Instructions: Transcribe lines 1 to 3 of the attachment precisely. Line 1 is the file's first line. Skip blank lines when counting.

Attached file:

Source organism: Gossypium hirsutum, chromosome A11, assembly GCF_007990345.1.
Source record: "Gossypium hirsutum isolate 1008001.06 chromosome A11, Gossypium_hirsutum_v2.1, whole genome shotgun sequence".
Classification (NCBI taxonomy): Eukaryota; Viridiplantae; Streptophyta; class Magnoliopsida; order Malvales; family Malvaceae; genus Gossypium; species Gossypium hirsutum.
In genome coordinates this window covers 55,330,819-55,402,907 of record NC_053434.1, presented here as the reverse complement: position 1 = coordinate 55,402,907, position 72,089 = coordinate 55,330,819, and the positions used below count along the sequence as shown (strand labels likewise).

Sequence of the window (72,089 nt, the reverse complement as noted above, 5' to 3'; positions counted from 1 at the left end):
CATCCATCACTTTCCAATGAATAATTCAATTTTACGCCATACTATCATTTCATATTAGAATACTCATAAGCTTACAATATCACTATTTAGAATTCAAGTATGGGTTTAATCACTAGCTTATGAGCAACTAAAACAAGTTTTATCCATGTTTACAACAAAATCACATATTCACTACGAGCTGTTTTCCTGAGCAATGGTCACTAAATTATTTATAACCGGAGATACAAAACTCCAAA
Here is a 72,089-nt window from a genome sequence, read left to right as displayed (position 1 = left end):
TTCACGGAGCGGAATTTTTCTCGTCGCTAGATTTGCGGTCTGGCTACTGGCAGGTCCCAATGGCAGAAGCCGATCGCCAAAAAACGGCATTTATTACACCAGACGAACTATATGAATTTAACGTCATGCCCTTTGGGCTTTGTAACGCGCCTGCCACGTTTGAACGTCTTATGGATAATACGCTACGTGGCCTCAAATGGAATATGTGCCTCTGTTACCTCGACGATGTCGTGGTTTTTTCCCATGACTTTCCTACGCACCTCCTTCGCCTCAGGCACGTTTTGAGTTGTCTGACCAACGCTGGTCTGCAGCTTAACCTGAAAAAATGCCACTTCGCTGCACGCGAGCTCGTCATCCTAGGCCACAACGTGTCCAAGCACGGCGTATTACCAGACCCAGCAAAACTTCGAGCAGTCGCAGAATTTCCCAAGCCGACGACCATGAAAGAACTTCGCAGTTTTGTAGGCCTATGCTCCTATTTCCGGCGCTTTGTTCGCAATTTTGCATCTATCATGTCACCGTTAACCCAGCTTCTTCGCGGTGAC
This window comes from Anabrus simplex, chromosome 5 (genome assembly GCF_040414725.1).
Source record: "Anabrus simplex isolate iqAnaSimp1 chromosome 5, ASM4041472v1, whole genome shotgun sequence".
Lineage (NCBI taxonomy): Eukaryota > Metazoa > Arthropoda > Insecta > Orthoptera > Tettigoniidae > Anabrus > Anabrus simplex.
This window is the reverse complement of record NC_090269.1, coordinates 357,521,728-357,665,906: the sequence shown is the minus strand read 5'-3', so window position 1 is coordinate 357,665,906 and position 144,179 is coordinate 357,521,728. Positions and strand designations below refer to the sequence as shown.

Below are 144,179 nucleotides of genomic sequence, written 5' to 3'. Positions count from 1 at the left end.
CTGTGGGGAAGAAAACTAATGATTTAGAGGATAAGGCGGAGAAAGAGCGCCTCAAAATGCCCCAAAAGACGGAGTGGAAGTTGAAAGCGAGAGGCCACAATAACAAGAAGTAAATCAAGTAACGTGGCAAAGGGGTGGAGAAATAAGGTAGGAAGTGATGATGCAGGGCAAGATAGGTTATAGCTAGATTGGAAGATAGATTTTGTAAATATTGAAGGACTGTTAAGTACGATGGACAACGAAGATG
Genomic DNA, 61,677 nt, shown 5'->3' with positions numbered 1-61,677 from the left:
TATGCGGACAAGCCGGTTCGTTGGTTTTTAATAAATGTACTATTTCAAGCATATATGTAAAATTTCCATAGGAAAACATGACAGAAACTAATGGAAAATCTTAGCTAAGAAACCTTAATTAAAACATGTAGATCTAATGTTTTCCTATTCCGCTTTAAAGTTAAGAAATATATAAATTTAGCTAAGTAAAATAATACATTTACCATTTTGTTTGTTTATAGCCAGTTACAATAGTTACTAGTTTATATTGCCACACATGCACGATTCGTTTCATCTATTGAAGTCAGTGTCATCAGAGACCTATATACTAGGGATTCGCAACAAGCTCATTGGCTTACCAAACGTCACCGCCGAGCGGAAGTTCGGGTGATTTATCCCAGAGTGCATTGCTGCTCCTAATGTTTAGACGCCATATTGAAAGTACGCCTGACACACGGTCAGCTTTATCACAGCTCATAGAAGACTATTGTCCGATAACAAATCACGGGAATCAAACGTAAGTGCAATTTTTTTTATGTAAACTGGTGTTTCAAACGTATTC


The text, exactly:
Source organism: Gossypium hirsutum, chromosome A11, assembly GCF_007990345.1.
Source record: "Gossypium hirsutum isolate 1008001.06 chromosome A11, Gossypium_hirsutum_v2.1, whole genome shotgun sequence".
Classification (NCBI taxonomy): Eukaryota; Viridiplantae; Streptophyta; class Magnoliopsida; order Malvales; family Malvaceae; genus Gossypium; species Gossypium hirsutum.